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Article |

Nonoliguric Acute Renal Failure

Jonathan R. Diamond, MD; David C. Yoburn, MD
Arch Intern Med. 1982;142(10):1882-1884. doi:10.1001/archinte.1982.00340230128022.
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• Nonoliguric acute renal failure is being recognized more commonly as a frequent initial observation for azotemia. Use of automated biochemical monitoring, aminoglycoside antibiotic utilization, and administration of potent diuretics and mannitol in settings of oliguria all contribute to its increased incidence. There appears to be less morbidity and mortality in patients with nonoliguric acute renal failure, and diagnostic urinary indexes suggest less of an insult to renal function. This article reviews the available literature and explores the reasons for the increased frequency of recognition of nonoliguric acute renal failure. Another aim is to compare nonoliguric acute renal failure with the oliguric form because there are important differences to be recognized by the clinician.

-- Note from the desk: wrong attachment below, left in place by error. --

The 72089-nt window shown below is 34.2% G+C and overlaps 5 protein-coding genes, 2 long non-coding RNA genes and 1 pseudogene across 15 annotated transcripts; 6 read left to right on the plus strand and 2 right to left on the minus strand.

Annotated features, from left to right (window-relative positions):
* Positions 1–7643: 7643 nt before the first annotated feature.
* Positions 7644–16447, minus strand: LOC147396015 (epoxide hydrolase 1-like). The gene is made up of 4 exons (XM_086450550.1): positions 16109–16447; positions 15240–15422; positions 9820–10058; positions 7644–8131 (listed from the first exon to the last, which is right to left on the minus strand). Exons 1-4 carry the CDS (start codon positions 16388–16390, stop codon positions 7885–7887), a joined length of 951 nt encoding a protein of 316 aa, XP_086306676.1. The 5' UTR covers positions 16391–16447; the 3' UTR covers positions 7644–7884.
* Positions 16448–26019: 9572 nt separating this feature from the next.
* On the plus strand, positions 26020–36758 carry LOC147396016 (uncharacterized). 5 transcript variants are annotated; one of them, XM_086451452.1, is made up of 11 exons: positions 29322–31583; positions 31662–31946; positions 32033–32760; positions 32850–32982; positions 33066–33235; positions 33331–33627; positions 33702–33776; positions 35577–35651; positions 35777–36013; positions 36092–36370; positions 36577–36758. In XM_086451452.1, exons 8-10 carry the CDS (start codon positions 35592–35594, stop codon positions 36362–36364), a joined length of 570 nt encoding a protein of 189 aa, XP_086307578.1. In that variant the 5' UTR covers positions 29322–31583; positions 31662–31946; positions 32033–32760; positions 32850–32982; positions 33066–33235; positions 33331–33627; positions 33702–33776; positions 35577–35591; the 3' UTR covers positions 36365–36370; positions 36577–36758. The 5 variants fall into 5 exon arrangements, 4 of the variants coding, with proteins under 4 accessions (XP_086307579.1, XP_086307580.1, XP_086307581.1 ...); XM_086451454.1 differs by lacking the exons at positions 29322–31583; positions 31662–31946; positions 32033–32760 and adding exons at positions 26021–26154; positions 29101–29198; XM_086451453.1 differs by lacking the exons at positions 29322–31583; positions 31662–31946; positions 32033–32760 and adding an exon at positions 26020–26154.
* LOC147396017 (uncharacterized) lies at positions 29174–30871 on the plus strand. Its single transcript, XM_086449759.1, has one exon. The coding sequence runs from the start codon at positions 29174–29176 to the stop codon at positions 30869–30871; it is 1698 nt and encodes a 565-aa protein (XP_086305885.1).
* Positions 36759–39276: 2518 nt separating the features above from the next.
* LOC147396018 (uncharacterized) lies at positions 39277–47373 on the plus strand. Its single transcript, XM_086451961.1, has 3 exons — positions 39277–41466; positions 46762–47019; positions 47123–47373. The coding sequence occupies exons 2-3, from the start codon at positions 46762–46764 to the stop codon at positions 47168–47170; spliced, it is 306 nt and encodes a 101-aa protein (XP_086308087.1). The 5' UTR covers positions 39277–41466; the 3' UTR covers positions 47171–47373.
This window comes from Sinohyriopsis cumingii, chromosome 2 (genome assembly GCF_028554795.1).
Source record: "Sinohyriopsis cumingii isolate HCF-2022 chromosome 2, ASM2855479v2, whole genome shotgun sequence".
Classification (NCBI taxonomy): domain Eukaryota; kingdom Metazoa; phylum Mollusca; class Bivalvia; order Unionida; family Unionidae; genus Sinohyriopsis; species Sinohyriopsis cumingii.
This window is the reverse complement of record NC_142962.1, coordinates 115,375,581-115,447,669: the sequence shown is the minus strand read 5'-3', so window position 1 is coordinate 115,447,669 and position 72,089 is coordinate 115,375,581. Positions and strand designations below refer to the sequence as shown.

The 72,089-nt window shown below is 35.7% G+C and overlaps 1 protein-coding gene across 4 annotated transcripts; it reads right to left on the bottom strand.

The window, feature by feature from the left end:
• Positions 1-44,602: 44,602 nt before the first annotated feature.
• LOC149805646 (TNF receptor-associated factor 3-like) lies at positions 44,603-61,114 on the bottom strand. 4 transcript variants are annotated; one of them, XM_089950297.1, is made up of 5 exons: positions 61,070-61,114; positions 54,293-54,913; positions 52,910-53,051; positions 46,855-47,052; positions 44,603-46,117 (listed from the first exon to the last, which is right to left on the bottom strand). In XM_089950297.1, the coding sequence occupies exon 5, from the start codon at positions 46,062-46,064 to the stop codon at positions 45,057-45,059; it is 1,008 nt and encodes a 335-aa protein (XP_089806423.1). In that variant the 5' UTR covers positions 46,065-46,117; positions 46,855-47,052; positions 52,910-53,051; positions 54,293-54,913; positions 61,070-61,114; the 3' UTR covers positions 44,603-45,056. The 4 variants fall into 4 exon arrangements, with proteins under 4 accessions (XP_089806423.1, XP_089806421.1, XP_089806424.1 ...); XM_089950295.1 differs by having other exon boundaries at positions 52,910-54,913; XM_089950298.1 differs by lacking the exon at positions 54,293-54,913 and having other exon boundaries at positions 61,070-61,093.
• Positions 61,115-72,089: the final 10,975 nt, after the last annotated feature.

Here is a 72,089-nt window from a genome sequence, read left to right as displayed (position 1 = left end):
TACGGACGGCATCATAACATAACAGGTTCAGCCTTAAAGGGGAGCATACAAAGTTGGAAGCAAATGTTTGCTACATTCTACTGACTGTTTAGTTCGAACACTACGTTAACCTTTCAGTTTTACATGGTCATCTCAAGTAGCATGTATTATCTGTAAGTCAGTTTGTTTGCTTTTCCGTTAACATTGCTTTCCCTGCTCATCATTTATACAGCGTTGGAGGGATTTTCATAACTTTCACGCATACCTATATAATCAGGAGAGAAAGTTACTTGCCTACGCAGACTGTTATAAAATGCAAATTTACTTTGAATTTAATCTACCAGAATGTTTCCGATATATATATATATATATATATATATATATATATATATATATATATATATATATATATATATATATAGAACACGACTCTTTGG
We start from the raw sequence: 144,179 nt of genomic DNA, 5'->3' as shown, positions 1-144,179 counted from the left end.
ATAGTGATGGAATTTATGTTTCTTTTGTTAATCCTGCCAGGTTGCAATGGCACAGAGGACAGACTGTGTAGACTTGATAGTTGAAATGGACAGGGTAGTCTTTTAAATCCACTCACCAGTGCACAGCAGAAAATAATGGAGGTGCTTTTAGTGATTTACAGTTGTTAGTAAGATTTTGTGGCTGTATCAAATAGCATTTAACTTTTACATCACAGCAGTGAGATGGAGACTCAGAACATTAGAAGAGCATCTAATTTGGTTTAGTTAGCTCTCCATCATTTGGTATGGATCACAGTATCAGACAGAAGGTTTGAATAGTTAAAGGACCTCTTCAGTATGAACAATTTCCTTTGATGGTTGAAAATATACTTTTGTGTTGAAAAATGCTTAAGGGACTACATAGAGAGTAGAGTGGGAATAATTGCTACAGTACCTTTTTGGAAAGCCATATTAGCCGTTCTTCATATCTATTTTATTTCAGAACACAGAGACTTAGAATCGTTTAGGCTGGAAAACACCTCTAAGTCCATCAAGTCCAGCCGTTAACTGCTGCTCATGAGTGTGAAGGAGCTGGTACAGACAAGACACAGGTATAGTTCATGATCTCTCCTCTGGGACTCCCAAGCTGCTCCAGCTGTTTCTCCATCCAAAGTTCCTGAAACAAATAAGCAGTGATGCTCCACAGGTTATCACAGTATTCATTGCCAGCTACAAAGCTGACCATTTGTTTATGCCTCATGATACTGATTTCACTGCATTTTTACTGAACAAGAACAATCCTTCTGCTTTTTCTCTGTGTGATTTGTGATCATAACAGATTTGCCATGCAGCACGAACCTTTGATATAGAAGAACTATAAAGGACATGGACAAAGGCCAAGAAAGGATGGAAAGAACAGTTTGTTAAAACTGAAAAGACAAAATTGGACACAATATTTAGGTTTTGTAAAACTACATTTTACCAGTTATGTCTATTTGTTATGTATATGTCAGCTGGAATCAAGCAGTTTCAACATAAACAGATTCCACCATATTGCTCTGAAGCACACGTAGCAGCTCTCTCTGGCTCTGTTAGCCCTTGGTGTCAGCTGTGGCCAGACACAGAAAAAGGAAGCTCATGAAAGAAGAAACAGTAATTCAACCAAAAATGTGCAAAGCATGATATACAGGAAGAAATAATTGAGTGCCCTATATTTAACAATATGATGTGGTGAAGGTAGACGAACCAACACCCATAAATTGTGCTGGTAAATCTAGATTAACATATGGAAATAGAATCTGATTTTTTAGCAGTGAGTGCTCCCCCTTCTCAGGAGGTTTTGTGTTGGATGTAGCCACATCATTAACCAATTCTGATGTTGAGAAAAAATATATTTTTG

(Arch Intern Med 1982;142:1882-1884)


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